Unbelievably, it’s been 30 years since Twin Peaks arrived on screens, reimagining what a quality TV show could be – dark, strange and challenging. Here, we explore the show's iconic filming locations...
David Lynch and Mark Frost's 1990s mystery series did more than become a cultural moment – it also shone a spotlight on one of Wanderlust’s favourite (and wildest) regions of the USA – the Pacific Northwest.
Most of the show's landmarks were shot around the small town of Snoqualmie, just 30 mins drive east of Seattle, Washington, and sitting on the bends of Snoqualmie River. Set amid the region’s dense, ancient, mist-shrouded forests, Snoqualmie’s a great base to visit some of the show’s sites and also the region itself.
“A large house made of wood, surrounded by trees…” You know you've arrived in Twin Peaks when that grand aerial shot of the Great Northern Hotel and its attendant waterfall appears.
The Great Northern Hotel served as the town’s community hub and fiefdom of powerful Trump-wannabe Ben Horne, one of the key suspects in the murder of Laura Palmer.
The hotel’s exterior is actually that of the swish Snoqualmie Falls Lodge, now renamed as the Salish Lodge & Spa (stays cost upwards of US$250 a night). Worth it, as there's a Twin Peaks experience deal for fans of the series.
Right next to the Salish Lodge & Spa is the ferocious 80m-high Snoqualmie Falls.
Once an important trading point of the Snoqualmie people, it then became a key spot for loggers – floating their ways over the edge – and the odd ill-fated daredevil, too.
Park up, as parking is free from dusk til dawn, and enjoy the view from the upper observation deck. The lower deck offers killer views, too, though is often closed.
“This must be where pies go when they die.”
Just five minutes south from Snoqualmie is the place to grab a damn fine cup of coffee and some cherry pie. Both are very much on the menu – along with some intimidating-looking burgers – at Twede’s Café, a diner that’s stood in North Bend in some form or another since 1941.
Rest assured, the retro feel that caught series creator David Lynch’s eye still very much in evidence.
Like a ghostly wraith sleepwalking over the waters, the battered Ronette Pulaski somehow follows the forest-flanked train tracks over the bridge to bring a ghastly reality home to Twin Peaks’ residents.
In reality, the Reinig Bridge is a former rail road that’s now sees pedestrians and cyclists over the Snoqualmie River on the many trails dotted through the Snoqualmie Valley. It’s also only a five minute drive down Reinig Road to...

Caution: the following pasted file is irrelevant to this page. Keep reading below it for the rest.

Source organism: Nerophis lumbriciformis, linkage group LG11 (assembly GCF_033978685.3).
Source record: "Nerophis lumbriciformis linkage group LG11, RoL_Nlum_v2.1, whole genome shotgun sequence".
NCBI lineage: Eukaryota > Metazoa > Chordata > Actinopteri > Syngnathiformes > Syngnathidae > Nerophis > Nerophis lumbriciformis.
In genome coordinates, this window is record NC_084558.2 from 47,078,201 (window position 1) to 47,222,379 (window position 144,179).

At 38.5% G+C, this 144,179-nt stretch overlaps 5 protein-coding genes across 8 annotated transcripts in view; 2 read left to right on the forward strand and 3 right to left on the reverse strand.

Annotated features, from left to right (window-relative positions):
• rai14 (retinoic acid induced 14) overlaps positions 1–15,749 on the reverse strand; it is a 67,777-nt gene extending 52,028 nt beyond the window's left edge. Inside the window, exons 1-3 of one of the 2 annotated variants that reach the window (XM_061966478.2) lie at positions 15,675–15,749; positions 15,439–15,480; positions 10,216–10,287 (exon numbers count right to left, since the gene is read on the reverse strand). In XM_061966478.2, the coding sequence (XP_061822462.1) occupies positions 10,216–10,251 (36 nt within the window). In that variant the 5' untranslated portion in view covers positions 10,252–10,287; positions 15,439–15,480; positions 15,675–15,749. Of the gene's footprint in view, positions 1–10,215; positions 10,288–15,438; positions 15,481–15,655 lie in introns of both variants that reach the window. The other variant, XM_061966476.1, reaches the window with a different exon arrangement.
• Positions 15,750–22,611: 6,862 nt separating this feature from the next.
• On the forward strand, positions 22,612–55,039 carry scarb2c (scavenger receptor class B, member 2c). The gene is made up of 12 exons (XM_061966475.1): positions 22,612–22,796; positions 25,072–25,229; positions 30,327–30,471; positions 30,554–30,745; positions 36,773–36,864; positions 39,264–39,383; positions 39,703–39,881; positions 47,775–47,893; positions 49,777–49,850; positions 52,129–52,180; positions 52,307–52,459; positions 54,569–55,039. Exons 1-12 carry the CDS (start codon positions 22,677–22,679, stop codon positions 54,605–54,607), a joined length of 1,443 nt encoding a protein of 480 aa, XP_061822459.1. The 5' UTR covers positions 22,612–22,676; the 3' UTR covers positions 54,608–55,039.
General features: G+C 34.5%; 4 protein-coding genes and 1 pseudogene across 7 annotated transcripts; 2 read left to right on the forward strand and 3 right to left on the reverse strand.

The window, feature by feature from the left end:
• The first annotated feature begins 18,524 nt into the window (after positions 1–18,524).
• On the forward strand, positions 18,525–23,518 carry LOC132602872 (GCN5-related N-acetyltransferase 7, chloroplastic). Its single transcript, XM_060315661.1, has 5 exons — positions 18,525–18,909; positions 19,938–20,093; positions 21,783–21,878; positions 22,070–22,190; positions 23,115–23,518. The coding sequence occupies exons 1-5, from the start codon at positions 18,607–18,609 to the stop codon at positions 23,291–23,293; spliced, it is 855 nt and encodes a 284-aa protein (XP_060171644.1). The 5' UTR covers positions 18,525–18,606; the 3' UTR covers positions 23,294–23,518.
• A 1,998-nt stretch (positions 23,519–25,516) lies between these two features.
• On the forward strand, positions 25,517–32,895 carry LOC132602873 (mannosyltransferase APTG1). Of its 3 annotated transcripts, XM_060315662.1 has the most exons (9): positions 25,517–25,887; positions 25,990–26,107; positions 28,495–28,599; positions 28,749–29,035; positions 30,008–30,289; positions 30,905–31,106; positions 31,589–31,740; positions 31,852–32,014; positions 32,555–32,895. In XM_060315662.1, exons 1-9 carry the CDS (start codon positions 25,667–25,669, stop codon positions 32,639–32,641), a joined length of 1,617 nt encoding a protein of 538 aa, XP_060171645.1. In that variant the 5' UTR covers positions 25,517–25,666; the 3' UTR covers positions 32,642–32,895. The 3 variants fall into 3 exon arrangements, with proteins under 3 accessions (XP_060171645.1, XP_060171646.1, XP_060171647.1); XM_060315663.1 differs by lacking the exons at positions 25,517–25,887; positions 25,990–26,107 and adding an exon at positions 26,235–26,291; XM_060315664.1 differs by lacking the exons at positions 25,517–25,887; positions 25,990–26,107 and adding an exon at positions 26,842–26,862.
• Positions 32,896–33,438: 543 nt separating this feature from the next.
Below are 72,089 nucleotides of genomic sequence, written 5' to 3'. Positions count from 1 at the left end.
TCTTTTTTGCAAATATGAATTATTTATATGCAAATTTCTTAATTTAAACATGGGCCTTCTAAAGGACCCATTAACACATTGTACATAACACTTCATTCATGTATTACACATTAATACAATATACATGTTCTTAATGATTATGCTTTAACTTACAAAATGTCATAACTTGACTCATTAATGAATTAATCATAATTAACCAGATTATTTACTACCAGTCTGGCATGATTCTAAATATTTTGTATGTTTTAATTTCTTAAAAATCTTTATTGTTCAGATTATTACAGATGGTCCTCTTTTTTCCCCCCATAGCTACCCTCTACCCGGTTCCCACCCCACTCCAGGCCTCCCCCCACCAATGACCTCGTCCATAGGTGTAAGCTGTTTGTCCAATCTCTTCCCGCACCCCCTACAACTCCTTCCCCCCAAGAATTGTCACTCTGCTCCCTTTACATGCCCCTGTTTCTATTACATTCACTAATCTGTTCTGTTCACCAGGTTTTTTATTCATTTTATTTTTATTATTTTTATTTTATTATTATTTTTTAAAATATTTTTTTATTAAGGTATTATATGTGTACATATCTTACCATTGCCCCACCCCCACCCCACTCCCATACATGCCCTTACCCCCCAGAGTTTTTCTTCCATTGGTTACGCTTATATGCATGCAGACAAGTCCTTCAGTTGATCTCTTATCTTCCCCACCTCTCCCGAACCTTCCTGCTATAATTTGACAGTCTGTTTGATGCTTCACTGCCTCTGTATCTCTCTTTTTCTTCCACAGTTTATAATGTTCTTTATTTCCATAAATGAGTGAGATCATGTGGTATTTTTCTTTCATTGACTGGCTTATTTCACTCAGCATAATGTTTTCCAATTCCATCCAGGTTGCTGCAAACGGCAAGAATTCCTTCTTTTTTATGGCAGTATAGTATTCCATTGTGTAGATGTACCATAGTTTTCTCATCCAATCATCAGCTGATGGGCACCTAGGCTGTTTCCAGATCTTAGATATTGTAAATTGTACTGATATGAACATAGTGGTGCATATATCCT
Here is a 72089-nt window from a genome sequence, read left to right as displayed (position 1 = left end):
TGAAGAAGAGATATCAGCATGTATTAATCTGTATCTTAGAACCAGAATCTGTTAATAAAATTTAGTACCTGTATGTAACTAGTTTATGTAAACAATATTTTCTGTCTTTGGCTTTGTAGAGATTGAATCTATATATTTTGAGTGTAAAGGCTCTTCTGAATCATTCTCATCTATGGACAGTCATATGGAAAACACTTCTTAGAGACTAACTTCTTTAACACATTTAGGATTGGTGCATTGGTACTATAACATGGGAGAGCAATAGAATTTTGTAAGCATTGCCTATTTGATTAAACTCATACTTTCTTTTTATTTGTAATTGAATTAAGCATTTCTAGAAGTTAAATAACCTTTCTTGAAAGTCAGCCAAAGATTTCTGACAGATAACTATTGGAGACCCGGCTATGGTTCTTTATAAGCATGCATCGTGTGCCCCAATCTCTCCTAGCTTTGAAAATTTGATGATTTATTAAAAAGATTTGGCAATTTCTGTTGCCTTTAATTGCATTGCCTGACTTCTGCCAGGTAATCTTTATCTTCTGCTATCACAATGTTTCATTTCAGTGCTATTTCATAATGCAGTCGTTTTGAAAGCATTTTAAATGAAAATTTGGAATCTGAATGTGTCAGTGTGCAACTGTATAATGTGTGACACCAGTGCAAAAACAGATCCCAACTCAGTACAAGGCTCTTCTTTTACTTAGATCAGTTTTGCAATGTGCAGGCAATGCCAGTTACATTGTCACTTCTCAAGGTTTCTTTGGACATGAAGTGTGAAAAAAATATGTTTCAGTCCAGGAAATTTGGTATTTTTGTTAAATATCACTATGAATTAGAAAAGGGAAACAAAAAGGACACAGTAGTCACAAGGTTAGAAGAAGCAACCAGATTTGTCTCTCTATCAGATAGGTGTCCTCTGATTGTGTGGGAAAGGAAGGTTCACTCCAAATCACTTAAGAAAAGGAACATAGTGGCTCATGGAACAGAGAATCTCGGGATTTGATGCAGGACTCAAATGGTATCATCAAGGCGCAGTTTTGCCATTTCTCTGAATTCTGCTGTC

In 2017, a 'Welcome to Twin Peaks. Population: 51,201' sign popped up at 41471 SE Reinig Road in Snoqualmie. It's not the original that appears in the series, but it's such a draw for fans that it's already been stolen several times.
Nevertheless, last time we heard, it was still there in late 2019. If nothing else, head to this part of town to see that iconic opening credits image of the moody and decidedly un-twinned peak of Mount Si.
The mountain, a key landmark in the mythology of the local Snoqualmie people, is well worth a visit with a number of popular trails winding you through its dense forest (try WTA's guides). And yes, there are owls. They have eyes.
You may be thinking there's no 'DirtFish Rally School' in any episode of Twin Peaks you've seen, and you'd be right – but also wrong.
Eagle-eyed fans will recognise that the building now housing the school was actually the exterior of the Twin Peaks Sheriff Station. A mainstay, given the ever-growing number of mysterious disappearances, crimes and murders throughout the series.
Until 1989, the building was home to the Snoqualmie Falls Lumber Mill office. To this day, you can still see the sheriff's front office and take photographs with a Twin Peaks vehicle parked outside.
“She’s dead. Wrapped in plastic.” Visitors will make two discoveries at the Kiana Lodge, and thankfully neither of them are as grisly as Pete Martell’s in the show’s pilot episode.
Yes, Peaks Freaks can see the very spot where poor Laura Palmer’s body washed up on the shale, next to the vast log section tethered to the Puget Sound shorefront of this lovely event venue.
It's just a short ferry west from Seattle (although you should call in advance to make sure you’re not gatecrashing a wedding). There, you'll discover another connection: Kiana Lodge also doubled as Pete’s Blue Pine Lodge residence, but has gone through a few refurbs since then.
If you fancy a beer, a bite or even a bed for the night, you can follow the Snoqualmie River just a little north to Fall City, where you’ll find the Fall City Roadhouse and Inn.
Fans of the show will instantly recognise the exterior as Twin Peaks’ Roadhouse Bar, where they served both rough and tumble, as well as the setting for some of the show’s climactic moments.
However, a quick glance around the interiors may confuse you; the show actually shot bar scenes on a stage at the Cornish College of the Arts in Seattle.
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